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Publication numberUS7236038 B2
Publication typeGrant
Application numberUS 11/155,608
Publication dateJun 26, 2007
Filing dateJun 20, 2005
Priority dateJun 20, 2005
Fee statusPaid
Also published asUS20060284664
Publication number11155608, 155608, US 7236038 B2, US 7236038B2, US-B2-7236038, US7236038 B2, US7236038B2
InventorsShu Fang Wu
Original AssigneeElite Semiconductor Memory Technology Inc.
Export CitationBiBTeX, EndNote, RefMan
External Links: USPTO, USPTO Assignment, Espacenet
Pulse generator and method for pulse generation thereof
US 7236038 B2
Abstract
A pulse generator comprises a CMOS inverter, a capacitive device and a resistive device, where the CMOS inverter has two terminals connected to a source voltage and a reference voltage, e.g., ground, respectively, the capacitor device and the resistive device are connected to the input end of CMOS inverter, and pulses are generated at the output end of the CMOS inverter. The capacitive device is charged by a boost signal and discharged through the resistive device, so as to manipulate a potential at the input end of the CMOS inverter to control the operations of the transistors included in the CMOS inverter, thereby changing the level of the output voltage of the CMOS inverter. The widths of the pulses can be adjustable by a control signal received by the resistive device.
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Claims(23)
1. A pulse generator, comprising:
a CMOS inverter including an input, an output, a first terminal connected to a source voltage and a second terminal connected to a first reference voltage;
a capacitive device receiving a boost signal and connected to the input of the CMOS inverter; and
a resistive device receiving a second reference voltage and connected to the input of the CMOS inverter;
wherein pulses are generated at the output end of the CMOS inverter, and
wherein the input of the CMOS inverter is capacitively coupled to the boost signal and the voltage of the boost signal rises or falls in nanoseconds.
2. The pulse generator of claim 1, wherein the first reference voltage is electrically grounded.
3. The pulse generator of claim 1, wherein the second reference voltage is electrically grounded.
4. The pulse generator of claim 1, wherein the second reference voltage is the source voltage.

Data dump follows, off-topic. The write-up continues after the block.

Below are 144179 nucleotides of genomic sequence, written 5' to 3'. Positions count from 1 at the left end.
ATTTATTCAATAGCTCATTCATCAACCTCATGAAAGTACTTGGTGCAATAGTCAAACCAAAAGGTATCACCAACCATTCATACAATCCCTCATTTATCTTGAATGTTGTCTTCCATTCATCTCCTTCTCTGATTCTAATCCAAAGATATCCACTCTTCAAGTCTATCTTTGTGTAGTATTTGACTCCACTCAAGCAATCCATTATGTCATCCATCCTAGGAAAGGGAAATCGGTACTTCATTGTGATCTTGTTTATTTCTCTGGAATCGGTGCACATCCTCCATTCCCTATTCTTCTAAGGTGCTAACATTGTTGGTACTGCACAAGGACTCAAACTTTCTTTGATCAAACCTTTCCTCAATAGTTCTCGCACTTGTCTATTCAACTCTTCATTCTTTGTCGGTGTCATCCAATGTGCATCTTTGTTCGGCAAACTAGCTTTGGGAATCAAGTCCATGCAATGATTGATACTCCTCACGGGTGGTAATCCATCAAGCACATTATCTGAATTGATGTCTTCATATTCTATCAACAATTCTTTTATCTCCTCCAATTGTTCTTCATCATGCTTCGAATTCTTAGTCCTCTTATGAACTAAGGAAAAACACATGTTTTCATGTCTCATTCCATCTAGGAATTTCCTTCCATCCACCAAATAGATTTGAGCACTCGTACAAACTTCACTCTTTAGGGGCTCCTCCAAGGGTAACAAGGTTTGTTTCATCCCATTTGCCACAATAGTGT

5. The pulse generator of claim 1, wherein the resistive device receives a controlled signal for adjusting the widths of the pulses.
6. The pulse generator of claim 5, wherein the resistive device is a MOS transistor of a gate electrode receiving the controlled signal.
7. The pulse generator of claim 6, wherein the MOS transistor has an electrically grounded source or drain electrode.
8. The pulse generator of claim 1, wherein the resistive device is a resistor.
9. The pulse generator of claim 1, wherein the capacitive device is a MOS transistor.
10. The pulse generator of claim 9, wherein the drain electrode and source electrode of the MOS transistor receive the boost signal.
11. The pulse generator of claim 9, wherein the gate electrode of the MOS transistor receive the boost signal.
12. The pulse generator of claim 1, wherein the capacitive device is a capacitor.
13. The pulse generator of claim 1, wherein the source voltage is larger than the first reference voltage.
14. The pulse generator of claim 1, wherein the capacitive device is discharged through the resistive device.
15. The pulse generator of claim 1, wherein the widths of the pulses are down to a nanosecond level.
16. The pulse generator of claim 1, wherein the widths of the pulses can be adjusted by changing the capacitance of the capacitive device or the resistance of the resistive device.
17. A pulse generator, comprising:
a CMOS inverter including an input, an output, a first terminal connected to a source voltage and a second terminal connected to a first reference voltage;
a capacitive device receiving a boost signal and connected to the input of the CMOS inverter; and
a resistive device receiving a second reference voltage and connected to the input of the CMOS inverter;